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Author Notes:

Correspondence to Dr Shona C Fang; sfang@neriscience.com.

ABA, HKY, SVS, DLB and RP conceived of the study question.

SCF, RP, MY and ABA developed the study design and analysis plan with input from DLB, SVS and HKY.

SCF and MY analysed the data.

SCF drafted the article and all authors reviewed and provided input to the article, contributed to interpretation of data and approved the version submitted for publication.

Competing interests: None.

Ethics approval: The study was approved by the Institutional Review Board of the New England Research Institutes, Inc.


Research Funding:

Funding for this research was provided by the National Institute on Minority Health and Health Disparities R21MD006769 the National Institute of Diabetes and Digestive and Kidney Diseases U01DK056842.


  • Science & Technology
  • Life Sciences & Biomedicine
  • Public, Environmental & Occupational Health
  • RISK

Geographic variations in sleep duration: a multilevel analysis from the Boston Area Community Health (BACH) Survey


Journal Title:

Journal of Epidemiology and Community Health


Volume 69, Number 1


, Pages 63-69

Type of Work:

Article | Post-print: After Peer Review


Background: Sleep plays an important role in health and varies by social determinants. Little is known, however, about geographic variations in sleep and the role of individual-level and neighbourhood-level factors. Methods: We used a multilevel modelling approach to quantify neighbourhood variation in self-reported sleep duration (very short <5 h; short 5-6.9 h; normative 7-8.9 h; long ≥9 h) among 3591 participants of the Boston Area Community Health Survey. We determined whether geographic variations persisted with control for individual-level demographic, socioeconomic status (SES) and lifestyle factors. We then determined the role of neighbourhood SES (nSES) in geographic variations. Additional models considered individual health factors. Results: Between neighbourhood differences accounted for a substantial portion of total variability in sleep duration. Neighbourhood variation persisted with control for demographics, SES and lifestyle factors. These characteristics accounted for a portion (6-20%) of between-neighbourhood variance in very short, short and long sleep, while nSES accounted for the majority of the remaining between-neighbourhood variances. Low and medium nSES were associated with very short and short sleep (eg, very short sleep OR=2.08; 95% CI 1.38 to 3.14 for low vs high nSES), but not long sleep. Further inclusion of health factors did not appreciably increase the amount of between-neighbourhood variance explained nor did it alter associations. Conclusions: Sleep duration varied by neighbourhood in a diverse urban setting in the northeastern USA. Individual-level demographics, SES and lifestyle factors explained some geographic variability, while nSES explained a substantial amount. Mechanisms associated with nSES should be examined in future studies to help understand and reduce geographic variations in sleep.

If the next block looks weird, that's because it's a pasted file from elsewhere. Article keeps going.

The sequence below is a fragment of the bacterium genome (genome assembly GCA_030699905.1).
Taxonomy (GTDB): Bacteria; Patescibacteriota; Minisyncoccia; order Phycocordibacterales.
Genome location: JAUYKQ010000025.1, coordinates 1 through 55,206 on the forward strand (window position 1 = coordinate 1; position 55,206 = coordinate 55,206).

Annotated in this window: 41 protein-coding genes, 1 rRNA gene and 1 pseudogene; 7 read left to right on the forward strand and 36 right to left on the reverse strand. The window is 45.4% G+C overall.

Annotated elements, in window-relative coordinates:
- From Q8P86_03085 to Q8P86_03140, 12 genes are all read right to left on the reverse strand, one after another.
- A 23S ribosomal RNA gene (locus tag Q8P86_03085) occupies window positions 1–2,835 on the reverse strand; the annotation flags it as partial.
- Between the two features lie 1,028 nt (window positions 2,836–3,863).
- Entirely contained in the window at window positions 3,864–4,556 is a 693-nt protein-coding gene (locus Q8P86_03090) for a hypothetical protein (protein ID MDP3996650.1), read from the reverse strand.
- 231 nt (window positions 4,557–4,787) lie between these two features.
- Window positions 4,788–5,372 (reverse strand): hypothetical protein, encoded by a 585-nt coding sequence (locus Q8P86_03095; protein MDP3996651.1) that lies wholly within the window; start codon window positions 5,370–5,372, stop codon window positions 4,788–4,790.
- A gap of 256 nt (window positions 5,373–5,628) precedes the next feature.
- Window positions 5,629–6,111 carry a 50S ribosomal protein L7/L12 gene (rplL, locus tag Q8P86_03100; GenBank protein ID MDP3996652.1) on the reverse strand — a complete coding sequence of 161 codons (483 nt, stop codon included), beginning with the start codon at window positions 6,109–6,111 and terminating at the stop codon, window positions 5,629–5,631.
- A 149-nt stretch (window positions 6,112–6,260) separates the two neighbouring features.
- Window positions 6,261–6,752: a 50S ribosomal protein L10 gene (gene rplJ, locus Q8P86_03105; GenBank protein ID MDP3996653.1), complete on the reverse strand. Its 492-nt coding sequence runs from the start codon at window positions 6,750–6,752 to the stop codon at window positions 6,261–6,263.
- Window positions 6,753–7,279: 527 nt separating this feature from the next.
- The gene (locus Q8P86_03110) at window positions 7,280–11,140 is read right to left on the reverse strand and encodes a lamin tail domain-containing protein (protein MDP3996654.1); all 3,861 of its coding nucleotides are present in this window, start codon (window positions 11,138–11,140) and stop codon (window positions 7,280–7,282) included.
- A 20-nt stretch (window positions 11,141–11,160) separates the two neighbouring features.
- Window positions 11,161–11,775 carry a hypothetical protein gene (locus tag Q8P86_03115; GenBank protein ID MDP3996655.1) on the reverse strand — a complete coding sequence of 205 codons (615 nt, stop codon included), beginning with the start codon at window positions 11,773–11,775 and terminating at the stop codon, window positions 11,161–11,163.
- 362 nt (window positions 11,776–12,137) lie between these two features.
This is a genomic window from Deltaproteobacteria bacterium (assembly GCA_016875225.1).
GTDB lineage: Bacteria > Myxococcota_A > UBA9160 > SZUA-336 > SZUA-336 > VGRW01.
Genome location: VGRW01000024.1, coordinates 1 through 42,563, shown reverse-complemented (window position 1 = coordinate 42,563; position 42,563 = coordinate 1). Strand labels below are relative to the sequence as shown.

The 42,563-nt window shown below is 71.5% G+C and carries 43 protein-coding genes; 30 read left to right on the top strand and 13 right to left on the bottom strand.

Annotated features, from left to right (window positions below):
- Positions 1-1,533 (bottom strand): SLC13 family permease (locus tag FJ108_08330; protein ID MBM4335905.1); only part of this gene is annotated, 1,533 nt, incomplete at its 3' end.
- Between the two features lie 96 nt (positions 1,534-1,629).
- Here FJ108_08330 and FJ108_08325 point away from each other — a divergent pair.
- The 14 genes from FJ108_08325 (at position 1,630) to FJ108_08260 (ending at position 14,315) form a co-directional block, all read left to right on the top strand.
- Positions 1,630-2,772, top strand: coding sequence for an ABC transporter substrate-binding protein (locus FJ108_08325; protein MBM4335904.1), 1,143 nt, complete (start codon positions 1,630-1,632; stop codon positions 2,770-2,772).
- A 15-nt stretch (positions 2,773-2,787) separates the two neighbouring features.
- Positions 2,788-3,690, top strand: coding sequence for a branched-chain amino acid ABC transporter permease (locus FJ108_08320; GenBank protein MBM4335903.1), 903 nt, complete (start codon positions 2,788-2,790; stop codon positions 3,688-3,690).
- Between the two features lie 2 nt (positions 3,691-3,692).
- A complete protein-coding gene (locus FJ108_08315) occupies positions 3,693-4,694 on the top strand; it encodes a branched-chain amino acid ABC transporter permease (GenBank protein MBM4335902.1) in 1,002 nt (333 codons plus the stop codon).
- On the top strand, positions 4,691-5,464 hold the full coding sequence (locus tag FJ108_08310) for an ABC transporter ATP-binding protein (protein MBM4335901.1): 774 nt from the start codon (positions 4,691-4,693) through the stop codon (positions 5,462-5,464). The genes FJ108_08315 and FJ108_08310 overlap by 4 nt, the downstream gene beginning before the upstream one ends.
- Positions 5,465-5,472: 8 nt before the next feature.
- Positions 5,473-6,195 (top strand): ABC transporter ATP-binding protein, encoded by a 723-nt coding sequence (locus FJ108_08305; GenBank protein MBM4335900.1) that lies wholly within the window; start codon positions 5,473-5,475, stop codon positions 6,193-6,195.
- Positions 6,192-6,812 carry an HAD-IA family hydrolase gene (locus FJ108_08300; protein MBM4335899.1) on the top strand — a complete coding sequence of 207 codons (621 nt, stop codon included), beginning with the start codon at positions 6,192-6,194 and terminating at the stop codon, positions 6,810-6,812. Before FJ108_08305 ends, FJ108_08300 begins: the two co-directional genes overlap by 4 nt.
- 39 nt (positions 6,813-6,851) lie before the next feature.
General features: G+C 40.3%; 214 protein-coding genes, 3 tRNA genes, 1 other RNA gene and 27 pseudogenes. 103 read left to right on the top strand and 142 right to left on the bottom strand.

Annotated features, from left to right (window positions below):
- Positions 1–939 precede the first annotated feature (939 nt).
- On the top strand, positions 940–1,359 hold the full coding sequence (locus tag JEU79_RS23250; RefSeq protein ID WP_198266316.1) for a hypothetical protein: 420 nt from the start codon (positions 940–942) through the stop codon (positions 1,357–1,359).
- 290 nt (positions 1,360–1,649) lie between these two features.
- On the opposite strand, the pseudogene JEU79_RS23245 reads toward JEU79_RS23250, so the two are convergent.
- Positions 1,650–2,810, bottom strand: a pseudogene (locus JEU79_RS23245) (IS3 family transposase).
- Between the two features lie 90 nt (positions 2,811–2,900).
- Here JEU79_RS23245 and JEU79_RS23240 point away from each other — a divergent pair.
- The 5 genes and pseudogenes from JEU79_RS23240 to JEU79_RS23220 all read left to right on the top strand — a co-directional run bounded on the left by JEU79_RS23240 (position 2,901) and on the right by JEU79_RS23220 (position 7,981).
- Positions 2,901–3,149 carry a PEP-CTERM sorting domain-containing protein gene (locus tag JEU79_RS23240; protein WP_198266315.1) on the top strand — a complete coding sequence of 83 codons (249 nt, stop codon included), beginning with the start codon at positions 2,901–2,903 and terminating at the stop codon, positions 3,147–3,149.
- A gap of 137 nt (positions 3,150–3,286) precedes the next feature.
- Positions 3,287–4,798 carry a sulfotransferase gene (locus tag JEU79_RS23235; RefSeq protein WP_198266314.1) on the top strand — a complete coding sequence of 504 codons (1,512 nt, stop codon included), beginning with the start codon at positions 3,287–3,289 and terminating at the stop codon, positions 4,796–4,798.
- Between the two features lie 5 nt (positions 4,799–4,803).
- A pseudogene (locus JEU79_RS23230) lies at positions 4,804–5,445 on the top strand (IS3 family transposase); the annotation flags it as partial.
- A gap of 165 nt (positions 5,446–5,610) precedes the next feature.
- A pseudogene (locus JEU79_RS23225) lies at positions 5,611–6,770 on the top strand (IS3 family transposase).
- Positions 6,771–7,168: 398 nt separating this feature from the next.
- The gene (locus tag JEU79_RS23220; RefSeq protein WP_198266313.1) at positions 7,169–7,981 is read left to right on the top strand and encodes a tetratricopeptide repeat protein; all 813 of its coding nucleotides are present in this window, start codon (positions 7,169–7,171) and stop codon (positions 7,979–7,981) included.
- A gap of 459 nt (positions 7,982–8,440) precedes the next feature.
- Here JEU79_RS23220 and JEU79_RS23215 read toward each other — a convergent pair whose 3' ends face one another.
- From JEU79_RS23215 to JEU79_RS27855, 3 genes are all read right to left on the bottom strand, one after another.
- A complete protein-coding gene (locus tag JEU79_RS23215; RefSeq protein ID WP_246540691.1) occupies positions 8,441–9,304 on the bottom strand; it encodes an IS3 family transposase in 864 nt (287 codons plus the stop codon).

Copyright information:

© 2015, British Medical Journal

This is an Open Access work distributed under the terms of the Creative Commons Attribution-NonCommercial-NoDerivatives 4.0 International License (http://creativecommons.org/licenses/by-nc-nd/4.0/).

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